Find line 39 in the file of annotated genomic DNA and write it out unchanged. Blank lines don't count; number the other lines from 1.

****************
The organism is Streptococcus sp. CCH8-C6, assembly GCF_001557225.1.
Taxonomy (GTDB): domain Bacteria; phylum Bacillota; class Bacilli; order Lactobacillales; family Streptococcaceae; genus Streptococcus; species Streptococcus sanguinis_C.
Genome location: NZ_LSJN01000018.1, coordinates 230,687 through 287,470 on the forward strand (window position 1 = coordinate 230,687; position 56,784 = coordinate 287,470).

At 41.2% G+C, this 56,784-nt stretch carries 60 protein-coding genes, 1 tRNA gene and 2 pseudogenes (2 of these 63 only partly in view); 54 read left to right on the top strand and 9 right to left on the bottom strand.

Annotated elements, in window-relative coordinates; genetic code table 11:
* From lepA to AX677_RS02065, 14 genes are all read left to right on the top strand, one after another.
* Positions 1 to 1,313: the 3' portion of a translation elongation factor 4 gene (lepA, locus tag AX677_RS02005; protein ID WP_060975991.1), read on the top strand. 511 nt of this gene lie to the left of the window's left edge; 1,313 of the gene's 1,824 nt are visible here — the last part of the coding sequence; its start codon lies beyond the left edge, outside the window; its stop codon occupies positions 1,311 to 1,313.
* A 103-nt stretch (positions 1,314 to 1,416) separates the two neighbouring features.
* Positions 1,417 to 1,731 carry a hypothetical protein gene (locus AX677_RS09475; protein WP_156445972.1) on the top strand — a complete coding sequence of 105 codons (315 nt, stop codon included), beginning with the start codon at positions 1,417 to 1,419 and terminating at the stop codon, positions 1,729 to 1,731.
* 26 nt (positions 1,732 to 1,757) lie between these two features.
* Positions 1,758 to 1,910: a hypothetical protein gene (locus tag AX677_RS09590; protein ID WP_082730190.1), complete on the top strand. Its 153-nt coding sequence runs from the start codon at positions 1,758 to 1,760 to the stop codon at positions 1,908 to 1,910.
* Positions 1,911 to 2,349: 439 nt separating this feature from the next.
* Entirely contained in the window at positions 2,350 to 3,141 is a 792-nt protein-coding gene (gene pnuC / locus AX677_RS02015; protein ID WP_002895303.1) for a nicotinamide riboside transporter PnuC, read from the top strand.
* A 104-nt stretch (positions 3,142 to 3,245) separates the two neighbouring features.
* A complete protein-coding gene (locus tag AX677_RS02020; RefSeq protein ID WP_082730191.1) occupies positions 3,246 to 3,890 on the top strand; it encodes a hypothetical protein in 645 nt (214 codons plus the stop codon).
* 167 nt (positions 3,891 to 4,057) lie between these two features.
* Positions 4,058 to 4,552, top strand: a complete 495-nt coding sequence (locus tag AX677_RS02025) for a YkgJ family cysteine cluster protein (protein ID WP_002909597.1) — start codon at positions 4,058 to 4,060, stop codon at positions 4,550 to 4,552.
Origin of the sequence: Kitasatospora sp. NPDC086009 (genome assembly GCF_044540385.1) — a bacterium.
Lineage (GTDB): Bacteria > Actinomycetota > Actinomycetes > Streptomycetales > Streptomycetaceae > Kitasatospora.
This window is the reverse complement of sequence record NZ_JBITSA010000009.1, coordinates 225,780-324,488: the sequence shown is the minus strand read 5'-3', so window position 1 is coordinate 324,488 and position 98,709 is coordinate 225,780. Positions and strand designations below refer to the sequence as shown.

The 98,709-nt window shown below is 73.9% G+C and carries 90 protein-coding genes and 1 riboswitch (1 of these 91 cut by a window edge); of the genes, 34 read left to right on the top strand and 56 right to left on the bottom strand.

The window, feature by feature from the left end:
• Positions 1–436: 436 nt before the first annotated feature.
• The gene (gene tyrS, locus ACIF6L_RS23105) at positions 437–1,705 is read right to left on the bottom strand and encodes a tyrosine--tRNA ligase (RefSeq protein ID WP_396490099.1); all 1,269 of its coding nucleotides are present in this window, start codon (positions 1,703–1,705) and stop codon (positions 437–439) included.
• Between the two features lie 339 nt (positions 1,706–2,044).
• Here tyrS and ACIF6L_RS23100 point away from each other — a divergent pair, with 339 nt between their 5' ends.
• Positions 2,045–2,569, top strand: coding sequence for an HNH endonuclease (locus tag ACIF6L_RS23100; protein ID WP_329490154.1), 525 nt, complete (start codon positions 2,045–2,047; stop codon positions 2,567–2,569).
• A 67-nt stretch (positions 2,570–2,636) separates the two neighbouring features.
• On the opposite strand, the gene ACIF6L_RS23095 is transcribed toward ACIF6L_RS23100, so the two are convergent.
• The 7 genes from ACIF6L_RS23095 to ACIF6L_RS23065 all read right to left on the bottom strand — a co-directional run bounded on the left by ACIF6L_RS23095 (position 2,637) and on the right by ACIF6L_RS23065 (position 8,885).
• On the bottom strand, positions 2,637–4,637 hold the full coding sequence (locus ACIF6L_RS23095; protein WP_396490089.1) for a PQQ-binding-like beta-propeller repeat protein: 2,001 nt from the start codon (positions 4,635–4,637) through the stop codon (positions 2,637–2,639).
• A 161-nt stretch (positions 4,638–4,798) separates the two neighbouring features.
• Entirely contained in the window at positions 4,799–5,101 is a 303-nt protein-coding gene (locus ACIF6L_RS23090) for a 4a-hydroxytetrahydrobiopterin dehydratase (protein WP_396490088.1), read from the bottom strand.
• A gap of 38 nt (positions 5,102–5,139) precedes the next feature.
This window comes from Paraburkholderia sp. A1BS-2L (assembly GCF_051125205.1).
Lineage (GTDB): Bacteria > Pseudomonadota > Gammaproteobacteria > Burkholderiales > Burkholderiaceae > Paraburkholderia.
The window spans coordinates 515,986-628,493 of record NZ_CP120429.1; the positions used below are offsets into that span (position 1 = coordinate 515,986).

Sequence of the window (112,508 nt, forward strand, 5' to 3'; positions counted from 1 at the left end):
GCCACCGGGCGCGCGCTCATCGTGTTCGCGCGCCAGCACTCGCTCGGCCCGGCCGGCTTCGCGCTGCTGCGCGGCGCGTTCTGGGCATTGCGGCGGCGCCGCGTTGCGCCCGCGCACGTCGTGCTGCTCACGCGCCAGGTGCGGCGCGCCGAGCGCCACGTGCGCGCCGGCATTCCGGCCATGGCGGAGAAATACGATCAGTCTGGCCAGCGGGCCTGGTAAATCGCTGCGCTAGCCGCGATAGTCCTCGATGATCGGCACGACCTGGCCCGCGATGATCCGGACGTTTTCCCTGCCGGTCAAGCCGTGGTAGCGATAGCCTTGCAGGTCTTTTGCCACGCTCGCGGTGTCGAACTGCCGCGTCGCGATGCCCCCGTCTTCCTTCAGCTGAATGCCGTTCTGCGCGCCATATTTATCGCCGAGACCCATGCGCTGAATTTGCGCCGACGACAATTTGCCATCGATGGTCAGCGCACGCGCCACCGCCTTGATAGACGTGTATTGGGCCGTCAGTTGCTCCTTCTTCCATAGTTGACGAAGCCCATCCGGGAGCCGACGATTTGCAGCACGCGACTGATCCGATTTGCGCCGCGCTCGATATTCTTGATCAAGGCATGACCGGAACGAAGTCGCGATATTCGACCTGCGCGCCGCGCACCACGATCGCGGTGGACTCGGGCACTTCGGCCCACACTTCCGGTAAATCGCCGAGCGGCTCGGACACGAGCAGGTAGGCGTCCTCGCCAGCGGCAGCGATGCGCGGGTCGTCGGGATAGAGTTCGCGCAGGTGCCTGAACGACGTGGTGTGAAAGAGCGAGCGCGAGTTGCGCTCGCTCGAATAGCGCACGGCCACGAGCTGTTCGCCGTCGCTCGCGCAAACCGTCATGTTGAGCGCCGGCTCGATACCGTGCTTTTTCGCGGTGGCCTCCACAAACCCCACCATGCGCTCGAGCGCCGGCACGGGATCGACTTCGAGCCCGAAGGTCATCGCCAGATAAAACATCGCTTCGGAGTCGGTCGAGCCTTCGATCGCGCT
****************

GCCACCGGGCGCGCGCTCATCGTGTTCGCGCGCCAGCACTCGCTCGGCCCGGCCGGCTTCGCGCTGCTGCGCGGCGCGTTCTGGGCATTGCGGCGGCGCCGCGTTGCGCCCGCGCACGTCGTGCTGCTCACGCGCCAGGTGCGGCGCGCCGAGCGCCACGTGCGCGCCGGCATTCCGGCCATGGCGGAGAAATACGATCAGTCTGGCCAGCGGGCCTGGTAAATCGCTGCGCTAGCCGCGATAGTCCTCGATGATCGGCACGACCTGGCCCGCGATGATCCGGACGTTTTCCCTGCCGGTCAAGCCGTGGTAGCGATAGCCTTGCAGGTCTTTTGCCACGCTCGCGGTGTCGAACTGCCGCGTCGCGATGCCCCCGTCTTCCTTCAGCTGAATGCCGTTCTGCGCGCCATATTTATCGCCGAGACCCATGCGCTGAATTTGCGCCGACGACAATTTGCCATCGATGGTCAGCGCACGCGCCACCGCCTTGATAGACGTGTATTGGGCCGTCAGTTGCTCCTTCTTCCATAGTTGACGAAGCCCATCCGGGAGCCGACGATTTGCAGCACGCGACTGATCCGATTTGCGCCGCGCTCGATATTCTTGATCAAGGCATGACCGGAACGAAGTCGCGATATTCGACCTGCGCGCCGCGCACCACGATCGCGGTGGACTCGGGCACTTCGGCCCACACTTCCGGTAAATCGCCGAGCGGCTCGGACACGAGCAGGTAGGCGTCCTCGCCAGCGGCAGCGATGCGCGGGTCGTCGGGATAGAGTTCGCGCAGGTGCCTGAACGACGTGGTGTGAAAGAGCGAGCGCGAGTTGCGCTCGCTCGAATAGCGCACGGCCACGAGCTGTTCGCCGTCGCTCGCGCAAACCGTCATGTTGAGCGCCGGCTCGATACCGTGCTTTTTCGCGGTGGCCTCCACAAACCCCACCATGCGCTCGAGCGCCGGCACGGGATCGACTTCGAGCCCGAAGGTCATCGCCAGATAAAACATCGCTTCGGAGTCGGTCGAGCCTTCGATCGCGCT